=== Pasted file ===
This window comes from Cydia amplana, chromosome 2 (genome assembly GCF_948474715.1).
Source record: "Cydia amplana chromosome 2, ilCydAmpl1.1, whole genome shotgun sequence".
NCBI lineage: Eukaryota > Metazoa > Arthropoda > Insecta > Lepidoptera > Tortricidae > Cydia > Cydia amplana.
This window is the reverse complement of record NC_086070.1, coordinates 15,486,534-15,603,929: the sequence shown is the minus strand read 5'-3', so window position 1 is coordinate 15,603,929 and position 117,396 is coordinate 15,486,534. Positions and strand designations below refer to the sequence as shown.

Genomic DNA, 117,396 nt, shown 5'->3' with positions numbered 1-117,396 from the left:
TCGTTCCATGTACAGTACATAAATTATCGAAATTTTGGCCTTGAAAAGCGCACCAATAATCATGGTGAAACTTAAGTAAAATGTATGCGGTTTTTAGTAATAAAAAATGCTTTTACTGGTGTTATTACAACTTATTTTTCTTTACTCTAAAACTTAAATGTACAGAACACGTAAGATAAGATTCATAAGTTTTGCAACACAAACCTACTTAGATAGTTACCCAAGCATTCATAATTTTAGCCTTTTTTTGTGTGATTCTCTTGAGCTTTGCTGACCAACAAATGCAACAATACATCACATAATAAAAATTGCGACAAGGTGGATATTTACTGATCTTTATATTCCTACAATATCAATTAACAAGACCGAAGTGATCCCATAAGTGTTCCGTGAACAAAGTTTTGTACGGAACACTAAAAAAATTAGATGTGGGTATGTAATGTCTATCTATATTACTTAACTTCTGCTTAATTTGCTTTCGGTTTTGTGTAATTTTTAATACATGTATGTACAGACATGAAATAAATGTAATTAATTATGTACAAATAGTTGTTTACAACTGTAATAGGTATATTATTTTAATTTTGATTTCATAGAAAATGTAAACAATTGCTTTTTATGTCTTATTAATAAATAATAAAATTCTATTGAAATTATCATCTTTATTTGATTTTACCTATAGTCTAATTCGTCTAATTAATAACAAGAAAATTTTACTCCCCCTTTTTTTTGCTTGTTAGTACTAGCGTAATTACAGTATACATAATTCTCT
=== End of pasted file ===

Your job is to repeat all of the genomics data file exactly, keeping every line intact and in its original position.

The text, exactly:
This window comes from Cydia amplana, chromosome 2 (genome assembly GCF_948474715.1).
Source record: "Cydia amplana chromosome 2, ilCydAmpl1.1, whole genome shotgun sequence".
NCBI lineage: Eukaryota > Metazoa > Arthropoda > Insecta > Lepidoptera > Tortricidae > Cydia > Cydia amplana.
This window is the reverse complement of record NC_086070.1, coordinates 15,486,534-15,603,929: the sequence shown is the minus strand read 5'-3', so window position 1 is coordinate 15,603,929 and position 117,396 is coordinate 15,486,534. Positions and strand designations below refer to the sequence as shown.

Genomic DNA, 117,396 nt, shown 5'->3' with positions numbered 1-117,396 from the left:
TCGTTCCATGTACAGTACATAAATTATCGAAATTTTGGCCTTGAAAAGCGCACCAATAATCATGGTGAAACTTAAGTAAAATGTATGCGGTTTTTAGTAATAAAAAATGCTTTTACTGGTGTTATTACAACTTATTTTTCTTTACTCTAAAACTTAAATGTACAGAACACGTAAGATAAGATTCATAAGTTTTGCAACACAAACCTACTTAGATAGTTACCCAAGCATTCATAATTTTAGCCTTTTTTTGTGTGATTCTCTTGAGCTTTGCTGACCAACAAATGCAACAATACATCACATAATAAAAATTGCGACAAGGTGGATATTTACTGATCTTTATATTCCTACAATATCAATTAACAAGACCGAAGTGATCCCATAAGTGTTCCGTGAACAAAGTTTTGTACGGAACACTAAAAAAATTAGATGTGGGTATGTAATGTCTATCTATATTACTTAACTTCTGCTTAATTTGCTTTCGGTTTTGTGTAATTTTTAATACATGTATGTACAGACATGAAATAAATGTAATTAATTATGTACAAATAGTTGTTTACAACTGTAATAGGTATATTATTTTAATTTTGATTTCATAGAAAATGTAAACAATTGCTTTTTATGTCTTATTAATAAATAATAAAATTCTATTGAAATTATCATCTTTATTTGATTTTACCTATAGTCTAATTCGTCTAATTAATAACAAGAAAATTTTACTCCCCCTTTTTTTTGCTTGTTAGTACTAGCGTAATTACAGTATACATAATTCTCT